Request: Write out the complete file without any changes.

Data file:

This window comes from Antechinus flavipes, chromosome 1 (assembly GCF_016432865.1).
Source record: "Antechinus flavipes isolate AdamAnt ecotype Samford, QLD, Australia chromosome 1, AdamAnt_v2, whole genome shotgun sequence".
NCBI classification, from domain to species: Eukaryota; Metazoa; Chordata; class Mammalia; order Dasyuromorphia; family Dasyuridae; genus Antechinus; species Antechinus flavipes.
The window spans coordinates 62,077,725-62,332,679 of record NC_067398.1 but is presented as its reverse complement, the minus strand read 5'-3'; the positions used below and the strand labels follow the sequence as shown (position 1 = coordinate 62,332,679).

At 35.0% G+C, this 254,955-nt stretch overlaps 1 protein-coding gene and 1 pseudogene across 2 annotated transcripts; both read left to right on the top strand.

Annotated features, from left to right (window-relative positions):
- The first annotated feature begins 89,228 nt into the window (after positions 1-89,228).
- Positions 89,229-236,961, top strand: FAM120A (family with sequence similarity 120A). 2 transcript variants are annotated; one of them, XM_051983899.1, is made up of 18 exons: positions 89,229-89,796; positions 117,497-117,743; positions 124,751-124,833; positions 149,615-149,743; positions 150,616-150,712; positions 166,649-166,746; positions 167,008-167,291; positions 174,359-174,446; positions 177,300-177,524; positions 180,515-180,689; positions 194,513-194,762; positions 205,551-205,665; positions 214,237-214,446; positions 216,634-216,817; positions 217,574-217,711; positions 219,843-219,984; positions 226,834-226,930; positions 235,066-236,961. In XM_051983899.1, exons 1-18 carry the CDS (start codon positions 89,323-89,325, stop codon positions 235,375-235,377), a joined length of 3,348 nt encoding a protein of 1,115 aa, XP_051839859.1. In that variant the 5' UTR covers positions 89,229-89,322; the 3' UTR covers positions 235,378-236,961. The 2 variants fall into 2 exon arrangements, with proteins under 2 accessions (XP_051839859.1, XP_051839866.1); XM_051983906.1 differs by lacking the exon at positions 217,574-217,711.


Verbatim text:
This window comes from Antechinus flavipes, chromosome 1 (assembly GCF_016432865.1).
Source record: "Antechinus flavipes isolate AdamAnt ecotype Samford, QLD, Australia chromosome 1, AdamAnt_v2, whole genome shotgun sequence".
NCBI classification, from domain to species: Eukaryota; Metazoa; Chordata; class Mammalia; order Dasyuromorphia; family Dasyuridae; genus Antechinus; species Antechinus flavipes.
The window spans coordinates 62,077,725-62,332,679 of record NC_067398.1 but is presented as its reverse complement, the minus strand read 5'-3'; the positions used below and the strand labels follow the sequence as shown (position 1 = coordinate 62,332,679).

At 35.0% G+C, this 254,955-nt stretch overlaps 1 protein-coding gene and 1 pseudogene across 2 annotated transcripts; both read left to right on the top strand.

Annotated features, from left to right (window-relative positions):
- The first annotated feature begins 89,228 nt into the window (after positions 1-89,228).
- Positions 89,229-236,961, top strand: FAM120A (family with sequence similarity 120A). 2 transcript variants are annotated; one of them, XM_051983899.1, is made up of 18 exons: positions 89,229-89,796; positions 117,497-117,743; positions 124,751-124,833; positions 149,615-149,743; positions 150,616-150,712; positions 166,649-166,746; positions 167,008-167,291; positions 174,359-174,446; positions 177,300-177,524; positions 180,515-180,689; positions 194,513-194,762; positions 205,551-205,665; positions 214,237-214,446; positions 216,634-216,817; positions 217,574-217,711; positions 219,843-219,984; positions 226,834-226,930; positions 235,066-236,961. In XM_051983899.1, exons 1-18 carry the CDS (start codon positions 89,323-89,325, stop codon positions 235,375-235,377), a joined length of 3,348 nt encoding a protein of 1,115 aa, XP_051839859.1. In that variant the 5' UTR covers positions 89,229-89,322; the 3' UTR covers positions 235,378-236,961. The 2 variants fall into 2 exon arrangements, with proteins under 2 accessions (XP_051839859.1, XP_051839866.1); XM_051983906.1 differs by lacking the exon at positions 217,574-217,711.